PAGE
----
He Jiankui, an associate professor at the Southern University of Science and Technology in Shenzhen, began his highly-anticipated presentation at the Second International Summit on Human Genome Editing by apologizing over how the results of his experiment had “leaked unexpectedly” before they could be properly vetted by the scientific community.
On Monday, a video was released in which the Stanford-trained researcher claimed to have created a pair of twins who were immune from contracting HIV through the use of the powerful gene-editing tool CRISPR to disable a gene called CCR5.
This revelation was quickly followed by condemnation from He’s peers in China and around the globe with more than 120 of his Chinese colleagues signing a letter which called his experiment “unethical” and pure “madness.”
While on stage, He faced a number of probing questions about his study and the ethics behind it — the latter of which, he doesn’t appear to have greatly considered. Despite the international outrage he had inspired, the scientist said that he was ultimately ”proud” of what he had managed to accomplish.
“I feel proudest because Mark [the father of the twins] thought he had lost hope for life. But with this protection, he sent me a message saying that he will work hard, earn money, and take care of his two daughters and wife,” He told the audience of around 700.
He went on to reveal that there were a total of seven couples who had participated in his study, each with one HIV-positive partner, adding that all of the participants had been warned about the potential risks involved in the gene-editing process and had consented.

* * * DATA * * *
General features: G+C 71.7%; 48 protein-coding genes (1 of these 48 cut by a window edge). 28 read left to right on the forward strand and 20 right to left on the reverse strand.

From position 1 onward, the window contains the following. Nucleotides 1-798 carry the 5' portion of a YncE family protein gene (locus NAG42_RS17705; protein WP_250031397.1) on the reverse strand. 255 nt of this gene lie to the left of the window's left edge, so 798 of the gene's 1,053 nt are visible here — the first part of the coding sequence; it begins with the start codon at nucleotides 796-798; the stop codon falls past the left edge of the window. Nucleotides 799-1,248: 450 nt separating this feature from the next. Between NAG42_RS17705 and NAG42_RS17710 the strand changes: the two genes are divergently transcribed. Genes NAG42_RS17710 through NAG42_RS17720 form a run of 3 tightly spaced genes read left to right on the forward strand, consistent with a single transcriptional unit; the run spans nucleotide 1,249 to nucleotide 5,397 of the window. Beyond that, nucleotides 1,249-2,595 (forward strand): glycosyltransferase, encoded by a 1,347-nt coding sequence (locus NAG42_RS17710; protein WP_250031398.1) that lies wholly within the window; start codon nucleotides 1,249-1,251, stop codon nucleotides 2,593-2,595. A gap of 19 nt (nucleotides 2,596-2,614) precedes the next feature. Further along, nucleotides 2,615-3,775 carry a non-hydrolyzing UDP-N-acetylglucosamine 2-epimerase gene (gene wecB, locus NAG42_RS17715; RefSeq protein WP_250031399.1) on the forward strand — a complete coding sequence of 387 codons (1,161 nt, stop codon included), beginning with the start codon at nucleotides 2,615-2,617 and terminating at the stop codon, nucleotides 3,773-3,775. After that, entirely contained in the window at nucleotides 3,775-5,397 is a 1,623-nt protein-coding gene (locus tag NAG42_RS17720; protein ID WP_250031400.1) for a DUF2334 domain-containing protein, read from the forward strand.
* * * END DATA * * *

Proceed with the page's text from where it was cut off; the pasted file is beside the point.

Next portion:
When asked if there were more genetically edited babies on the way, He replied, cryptically, “There is another one, another potential pregnancy,” without elaborating further except to say that the pregnancy was still at an early stage.
He also explained that his study, which began three years ago, was partially carried out in secret, without the knowledge of his university, describing how the money for patient care had all come out of his own pocket — though also acknowledging that some of the funds for the project had come from university-provided start-up funding.
Indeed, after He’s results were made public, the Southern University of Science and Technology in Shenzhen had been quick to disavow all knowledge of the study, announcing an investigation and declaring that He had been suspended without pay.
Similarly, the operator of the Shenzhen hospital where He carried out his study has also said that it was unaware of what He was doing, charging that signatures from ethics committee officials appearing to sign off on the proposal may have been forged.
Finally, in perhaps the worst sign for He, China’s Deputy Minister of Science and Technology said on Tuesday that gene-editing experiments for fertility purposes had been outlawed in China since 2003 and that his ministry was also now launching an investigation into He’s research and activities.
For the time being, He’s project has been halted. Meanwhile, colleagues have put forward a wide range of criticisms of his study, from its secretive and unprofessional nature to the harm it could inflict on participants and humanity in general.
Though gene editing could undoubtedly be used to help humans avoid inherited diseases, experts argue that meddling with the genome could also lead to unforeseen negative consequences which would then be passed down to future generations. For instance, research suggests that the CCR5 gene that He claims to have disabled in the twins plays an important role in protecting the body from diseases like the West Nile virus and influenza.
While many are concerned about the colossal moral and ethical questions that arise with the advent of so-called “designer babies,” He insists that his research is only aimed at helping people in need, preventing babies born to HIV positive parents from also suffering from the terrible disease.
“If it was my baby in the same situation. I would try it first,” He replied when asked about whether he would choose to genetically edit his own future child if given the choice.